So I did that, I had been teaching at Yale, I had written some books here, but I left and went to NYU to the business school. My thought was that, in business school, the sort of unifying paradigm of business school education is how to make a decision. And the dominant paradigm in business school for decision making is economic decision theory, which does do the weighting thing. So you calculate the expected value based on the probability and the payoffs and you get an optimal choice, which is good right? 

And my theory, there’s no optimal choice. There’s no concept of a right answer, which may be disturbing, but I think it’s probably more realistic, that people make decisions all the time and they want to think that they found the right answer. 

You can argue about this. There is a professor at Stanford, I think his name is Hoffman, who argues that people confuse the quality of the decision with the outcome of the decision. You know if a doctor treats a patient and the patient dies, you think that’s a bad decision. Well maybe the doctor was doing the right thing and 99 times out of a hundred the patient would die and maybe this patient would die regardless of what the doctor did. So maybe looking at the outcome isn’t the best way to evaluate the decision. 

So you look at hospitals around the country. What state has the hospitals with the highest mortality rate? Off hand do you know? 

No I don’t. 

Florida. Does that mean they have bad hospitals in Florida? They’re probably really good hospitals. But you have this really old population which skews the statistics. So the outcome is not necessarily the best way to judge the quality of the decision. 

So anyway I’m at business school and I decide I can’t do politics anymore, so I hit upon security analysis, where you have people deciding not whether to vote for or against a bill but whether to recommend for or against buying or selling a stock. They often use quantitative models like discounted cash flow models. So for a company you predict what are the revenue streams for the foreseeable future, then you take the net present value of that, and if the net present value is above the current stock price then you would buy the stock and if it’s below then you would sell the stock. That’s pretty straightforward. So I decided to see if maybe the people who did the analysis could offer some insight, reflect on my model.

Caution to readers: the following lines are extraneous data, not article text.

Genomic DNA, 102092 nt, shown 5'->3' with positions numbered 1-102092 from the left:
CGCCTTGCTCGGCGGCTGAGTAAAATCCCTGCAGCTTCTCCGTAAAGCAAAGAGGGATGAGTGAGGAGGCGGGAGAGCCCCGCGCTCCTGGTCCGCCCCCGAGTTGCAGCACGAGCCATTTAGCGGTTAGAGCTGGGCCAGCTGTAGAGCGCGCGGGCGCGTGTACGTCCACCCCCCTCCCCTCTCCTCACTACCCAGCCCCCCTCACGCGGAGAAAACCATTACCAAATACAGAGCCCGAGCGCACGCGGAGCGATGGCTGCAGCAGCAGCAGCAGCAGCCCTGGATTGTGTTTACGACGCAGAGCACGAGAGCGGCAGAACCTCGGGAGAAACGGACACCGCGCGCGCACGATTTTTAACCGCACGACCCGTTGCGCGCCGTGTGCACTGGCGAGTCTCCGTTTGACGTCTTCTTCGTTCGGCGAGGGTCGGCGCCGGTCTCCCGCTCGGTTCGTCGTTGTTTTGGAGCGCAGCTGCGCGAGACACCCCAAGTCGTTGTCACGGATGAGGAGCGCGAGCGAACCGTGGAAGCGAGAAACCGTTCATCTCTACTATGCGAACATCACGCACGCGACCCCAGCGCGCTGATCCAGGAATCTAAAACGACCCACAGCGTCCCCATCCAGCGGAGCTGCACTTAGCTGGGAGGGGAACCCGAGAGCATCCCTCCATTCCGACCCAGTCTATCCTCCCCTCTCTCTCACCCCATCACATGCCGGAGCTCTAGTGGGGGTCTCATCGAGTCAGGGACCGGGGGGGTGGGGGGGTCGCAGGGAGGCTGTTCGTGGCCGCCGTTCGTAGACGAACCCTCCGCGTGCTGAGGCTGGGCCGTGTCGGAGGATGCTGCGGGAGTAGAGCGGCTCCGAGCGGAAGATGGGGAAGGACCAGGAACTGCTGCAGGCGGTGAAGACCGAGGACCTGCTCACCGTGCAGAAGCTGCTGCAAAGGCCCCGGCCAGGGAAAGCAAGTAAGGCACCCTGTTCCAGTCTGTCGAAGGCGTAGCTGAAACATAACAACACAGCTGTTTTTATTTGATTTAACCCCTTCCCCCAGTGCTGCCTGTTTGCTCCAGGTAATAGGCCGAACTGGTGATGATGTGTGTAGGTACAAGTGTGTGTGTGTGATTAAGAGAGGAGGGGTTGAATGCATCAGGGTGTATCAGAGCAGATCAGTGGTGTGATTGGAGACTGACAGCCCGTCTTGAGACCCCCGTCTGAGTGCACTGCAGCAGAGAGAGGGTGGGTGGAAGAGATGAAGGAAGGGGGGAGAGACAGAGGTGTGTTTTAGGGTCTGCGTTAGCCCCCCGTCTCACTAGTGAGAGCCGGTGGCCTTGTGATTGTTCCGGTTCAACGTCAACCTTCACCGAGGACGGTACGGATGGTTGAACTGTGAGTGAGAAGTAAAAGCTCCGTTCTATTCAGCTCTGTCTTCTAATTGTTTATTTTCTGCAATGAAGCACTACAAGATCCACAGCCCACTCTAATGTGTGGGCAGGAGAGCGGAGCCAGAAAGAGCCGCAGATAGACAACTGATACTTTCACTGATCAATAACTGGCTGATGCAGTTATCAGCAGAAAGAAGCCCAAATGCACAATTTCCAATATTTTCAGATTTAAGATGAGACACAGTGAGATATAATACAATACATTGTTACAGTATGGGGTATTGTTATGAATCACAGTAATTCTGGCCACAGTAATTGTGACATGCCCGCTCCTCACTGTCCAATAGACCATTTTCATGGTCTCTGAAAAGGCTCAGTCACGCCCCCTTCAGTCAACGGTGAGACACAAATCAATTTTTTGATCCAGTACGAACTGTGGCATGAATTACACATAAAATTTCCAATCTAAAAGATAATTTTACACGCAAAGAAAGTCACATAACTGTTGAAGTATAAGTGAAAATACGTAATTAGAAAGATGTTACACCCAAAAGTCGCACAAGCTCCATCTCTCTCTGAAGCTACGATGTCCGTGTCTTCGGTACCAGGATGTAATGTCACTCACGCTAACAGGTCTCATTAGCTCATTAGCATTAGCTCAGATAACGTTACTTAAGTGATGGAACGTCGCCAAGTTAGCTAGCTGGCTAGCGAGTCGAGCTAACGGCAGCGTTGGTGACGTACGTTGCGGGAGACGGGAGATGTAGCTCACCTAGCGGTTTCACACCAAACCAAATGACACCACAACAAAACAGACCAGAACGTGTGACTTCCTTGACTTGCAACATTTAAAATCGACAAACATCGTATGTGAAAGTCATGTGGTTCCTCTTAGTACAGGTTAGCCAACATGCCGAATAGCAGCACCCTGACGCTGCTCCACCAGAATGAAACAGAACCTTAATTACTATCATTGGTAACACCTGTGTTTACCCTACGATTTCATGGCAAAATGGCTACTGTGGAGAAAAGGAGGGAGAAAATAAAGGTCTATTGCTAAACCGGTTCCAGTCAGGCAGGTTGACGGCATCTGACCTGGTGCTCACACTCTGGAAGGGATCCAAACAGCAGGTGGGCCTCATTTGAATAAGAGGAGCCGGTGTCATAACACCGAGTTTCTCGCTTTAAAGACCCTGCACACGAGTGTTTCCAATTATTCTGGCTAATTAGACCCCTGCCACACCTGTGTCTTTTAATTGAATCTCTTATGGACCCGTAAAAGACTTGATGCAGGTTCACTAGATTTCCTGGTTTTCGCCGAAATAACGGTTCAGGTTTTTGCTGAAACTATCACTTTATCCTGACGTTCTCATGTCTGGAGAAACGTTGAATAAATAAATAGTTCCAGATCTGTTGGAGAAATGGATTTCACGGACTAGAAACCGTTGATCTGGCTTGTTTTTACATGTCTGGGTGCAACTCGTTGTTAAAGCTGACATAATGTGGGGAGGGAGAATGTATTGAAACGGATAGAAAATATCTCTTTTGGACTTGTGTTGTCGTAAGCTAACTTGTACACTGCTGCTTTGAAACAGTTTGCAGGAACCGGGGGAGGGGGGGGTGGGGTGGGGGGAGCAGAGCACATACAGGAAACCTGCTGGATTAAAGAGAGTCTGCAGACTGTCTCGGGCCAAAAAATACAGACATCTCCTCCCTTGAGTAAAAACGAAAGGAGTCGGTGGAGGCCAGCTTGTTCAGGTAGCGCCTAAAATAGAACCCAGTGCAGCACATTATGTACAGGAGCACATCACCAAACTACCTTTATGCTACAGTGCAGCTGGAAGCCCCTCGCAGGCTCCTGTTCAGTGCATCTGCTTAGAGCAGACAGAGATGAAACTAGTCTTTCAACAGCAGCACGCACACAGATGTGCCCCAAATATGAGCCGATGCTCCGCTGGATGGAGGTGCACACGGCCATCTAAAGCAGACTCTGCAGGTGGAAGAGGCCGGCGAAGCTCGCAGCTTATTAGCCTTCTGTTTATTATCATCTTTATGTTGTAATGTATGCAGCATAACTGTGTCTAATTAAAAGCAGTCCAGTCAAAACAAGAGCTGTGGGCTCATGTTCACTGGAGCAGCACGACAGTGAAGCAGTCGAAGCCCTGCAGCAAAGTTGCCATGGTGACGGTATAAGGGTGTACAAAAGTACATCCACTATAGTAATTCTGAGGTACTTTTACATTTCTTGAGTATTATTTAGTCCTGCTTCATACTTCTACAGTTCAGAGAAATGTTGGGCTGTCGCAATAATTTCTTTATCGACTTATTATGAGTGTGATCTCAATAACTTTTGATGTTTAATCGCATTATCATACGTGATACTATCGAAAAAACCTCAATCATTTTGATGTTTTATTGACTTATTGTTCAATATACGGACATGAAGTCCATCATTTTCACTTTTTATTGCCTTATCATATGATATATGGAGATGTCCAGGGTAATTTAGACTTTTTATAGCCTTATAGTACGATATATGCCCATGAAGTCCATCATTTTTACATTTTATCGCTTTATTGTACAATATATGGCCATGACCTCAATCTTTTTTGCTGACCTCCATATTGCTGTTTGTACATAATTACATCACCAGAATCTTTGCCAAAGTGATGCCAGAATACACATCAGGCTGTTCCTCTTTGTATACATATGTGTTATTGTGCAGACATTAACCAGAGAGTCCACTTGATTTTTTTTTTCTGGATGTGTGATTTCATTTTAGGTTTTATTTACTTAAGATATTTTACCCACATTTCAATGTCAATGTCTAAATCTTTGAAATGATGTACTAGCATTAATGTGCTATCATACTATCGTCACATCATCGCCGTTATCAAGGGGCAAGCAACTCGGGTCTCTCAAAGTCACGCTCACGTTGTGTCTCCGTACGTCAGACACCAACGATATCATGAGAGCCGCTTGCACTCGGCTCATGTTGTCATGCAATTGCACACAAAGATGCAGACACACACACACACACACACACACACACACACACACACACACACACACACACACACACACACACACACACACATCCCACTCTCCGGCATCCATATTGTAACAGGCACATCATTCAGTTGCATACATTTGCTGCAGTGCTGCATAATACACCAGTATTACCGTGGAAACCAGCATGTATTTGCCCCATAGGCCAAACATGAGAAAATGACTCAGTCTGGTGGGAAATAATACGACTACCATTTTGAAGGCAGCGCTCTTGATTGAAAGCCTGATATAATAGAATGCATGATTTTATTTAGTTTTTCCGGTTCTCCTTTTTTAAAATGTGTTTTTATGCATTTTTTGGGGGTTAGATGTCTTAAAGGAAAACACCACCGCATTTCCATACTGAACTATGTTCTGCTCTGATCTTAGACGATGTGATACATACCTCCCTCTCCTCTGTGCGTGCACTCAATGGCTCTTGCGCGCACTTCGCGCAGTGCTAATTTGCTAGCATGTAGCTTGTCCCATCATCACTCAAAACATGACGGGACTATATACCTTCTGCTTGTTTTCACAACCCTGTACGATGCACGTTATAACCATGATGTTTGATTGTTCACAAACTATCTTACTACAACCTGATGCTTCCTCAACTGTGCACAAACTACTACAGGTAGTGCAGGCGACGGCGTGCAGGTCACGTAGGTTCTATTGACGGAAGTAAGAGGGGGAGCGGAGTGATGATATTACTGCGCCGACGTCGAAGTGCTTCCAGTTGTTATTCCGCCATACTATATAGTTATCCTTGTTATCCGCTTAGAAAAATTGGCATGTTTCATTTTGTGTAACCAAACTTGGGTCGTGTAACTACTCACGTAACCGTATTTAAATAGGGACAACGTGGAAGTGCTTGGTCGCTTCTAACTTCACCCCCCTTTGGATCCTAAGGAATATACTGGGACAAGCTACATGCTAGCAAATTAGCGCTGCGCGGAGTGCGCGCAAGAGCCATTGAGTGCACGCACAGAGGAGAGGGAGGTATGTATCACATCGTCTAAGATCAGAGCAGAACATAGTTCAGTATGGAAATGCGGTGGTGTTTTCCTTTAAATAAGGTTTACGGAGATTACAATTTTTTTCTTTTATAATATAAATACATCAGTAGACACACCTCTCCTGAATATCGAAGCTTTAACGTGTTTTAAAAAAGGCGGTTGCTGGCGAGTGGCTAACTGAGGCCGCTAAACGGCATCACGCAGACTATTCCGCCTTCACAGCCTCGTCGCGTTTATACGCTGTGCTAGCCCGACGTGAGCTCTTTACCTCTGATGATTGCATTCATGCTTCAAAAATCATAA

So I talk to analysts on wall street, and I would tell them what I did. And they would generally say yes that is what we do. We look at the numbers, we do the quantitative analysis, but when they make a recommendation they have to tell a story. They can’t just say “Buy IBM I’m 93 percent sure.” And one reason for that is that the client… You have to understand that security analysts are not buying or selling stocks, they’re making recommendations to people who do buy and sell stocks, customers or portfolio managers. And they have to convince them that they’re offering good advice. And if they just said “I’m 93 percent sure.” Well maybe if the guy is really good that’s fine, but they’re not going to be right all the time. 

But if they tell a story, they say “Buy IBM, we think interest rates are going to be low, inflation is going to be low, they have a new market in Europe and they are able to hedge the foreign currency risk and their competitor has a new machine but it’s having trouble…” The client, the portfolio manager can follow this line of reasoning and decide if they agree with it. So in a sense they can validate or invalidate the chain of reasoning and then they decide if they agree with the recommendation. And if it turns out that it’s not correct, it’s probably because one of the assumptions was wrong. But the portfolio manager was making the same assumption so he might be less likely to blame the security analyst. So anyway security analysts tell stories and recognize this as an important thing. 

So the idea is that you have a model of decision making that takes into account narrative or justification. You can use that model of decision making to develop a model of persuasion. If you want to change someone else’s mind, and you have a model of their decision making process, you can try to mold your argument in a way that takes advantage of what you know. So maybe you can highlight a goal that they weren’t thinking about or you can point out they have another relationship that should influence them in some way.